The Legacy

You worked hard on making better eating choices and exercising. And for a few weeks or maybe a few months, you did well. You lost weight, felt better, and were sure that this time, your new and improved health habits were here to stay. But then there was a big project at work that had you ordering in pizza at your desk rather than going out for a low-calorie lunch. Your children needed extra help with their homework, so your evening walks got put on the back burner. And before you knew it, those hard-won healthy changes went by the wayside. What happened? While you weren’t looking, you slid right back into your old habits. Habits (whether good or bad) are repeated patterns of behavior that we do without conscious thought. When we take our eyes off the goal and off the standard of behavior, it is very easy for all those things that we felt were behind us to again rear their ugly heads and to take us to a place that we don’t want to be. So it was with Samson. For two decades Samson got on the same page as God. He was a model servant of God while he led Israel. But then one moment of poor judgment opened up the crack. The crack got larger and larger. And Samson found himself far from God and in dire straits. The key to changing habits and keeping them changed is to take conscious control of our behavior at all times. Being committed to God’s ways requires that we keep focus on the right things.

Even Heroes Repent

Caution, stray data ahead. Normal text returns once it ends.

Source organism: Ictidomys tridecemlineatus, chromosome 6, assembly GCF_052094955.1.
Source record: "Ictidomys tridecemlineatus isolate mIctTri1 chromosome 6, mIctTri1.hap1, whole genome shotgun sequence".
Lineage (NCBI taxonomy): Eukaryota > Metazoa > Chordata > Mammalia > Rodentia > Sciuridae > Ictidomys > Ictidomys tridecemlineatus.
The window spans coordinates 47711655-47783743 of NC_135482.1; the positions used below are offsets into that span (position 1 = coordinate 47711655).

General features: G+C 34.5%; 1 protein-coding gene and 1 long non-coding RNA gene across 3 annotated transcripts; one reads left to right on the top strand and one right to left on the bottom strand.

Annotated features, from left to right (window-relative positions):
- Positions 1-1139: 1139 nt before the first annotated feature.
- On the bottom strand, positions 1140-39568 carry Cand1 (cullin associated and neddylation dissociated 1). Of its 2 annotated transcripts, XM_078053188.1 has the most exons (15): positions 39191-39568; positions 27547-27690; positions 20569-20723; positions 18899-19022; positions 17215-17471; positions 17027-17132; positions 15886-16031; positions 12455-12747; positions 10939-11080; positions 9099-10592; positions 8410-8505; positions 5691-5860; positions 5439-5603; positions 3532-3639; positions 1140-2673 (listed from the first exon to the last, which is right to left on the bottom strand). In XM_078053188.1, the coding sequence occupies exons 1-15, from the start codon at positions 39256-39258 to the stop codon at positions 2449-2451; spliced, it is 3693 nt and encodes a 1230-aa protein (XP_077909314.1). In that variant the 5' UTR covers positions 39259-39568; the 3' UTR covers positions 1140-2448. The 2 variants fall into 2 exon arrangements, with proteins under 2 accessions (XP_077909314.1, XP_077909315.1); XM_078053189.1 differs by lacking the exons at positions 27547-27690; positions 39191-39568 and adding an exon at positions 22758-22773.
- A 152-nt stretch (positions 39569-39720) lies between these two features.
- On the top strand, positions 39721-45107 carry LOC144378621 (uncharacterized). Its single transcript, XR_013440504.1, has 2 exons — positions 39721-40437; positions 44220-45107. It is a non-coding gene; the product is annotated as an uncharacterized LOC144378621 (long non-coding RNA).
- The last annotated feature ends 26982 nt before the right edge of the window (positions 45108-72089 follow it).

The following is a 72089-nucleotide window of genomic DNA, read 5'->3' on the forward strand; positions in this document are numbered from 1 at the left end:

Samson was a biblical superhero–seemingly super human and invincible. But after he gave in to sin, he became a humiliated slave of the enemy. The Philistines gave glory to their god, “Dagon” for helping them capture their great enemy. The people called for Samson to be brought to entertain them. They thought that Samson’s blindness made him weak. They didn’t know that God had forgiven him and restored his strength. “Then Samson put his hands on the two center pillars that help up the temple. Pushing against them with both hands, he prayed, ‘Let me die with the Philistines.’ And the temple crashed down on the Philistine rulers and all the people.” (Judges 16:29-30 NLT) God did not abandon Samson, but he did allow Samson’s poor decisions to stand. We may choose to be close to God or to go our own way; however, there may be negative consequences from our choices. In spite of Samson’s past, God still answered his prayer and he destroyed the pagan temple and worshipers. God still loved him. He was willing to hear Samson’s prayer of confession and repentance and use him this final time. The guilt we feel from sin may keep us from wanting to pray. But, we must remember that no matter how long we have been away from God, he is ready to hear from us and restore us. Every situation can be salvaged if we are willing to turn to him. If God could still work in Samson’s situation, he can certainly make something worthwhile out of ours.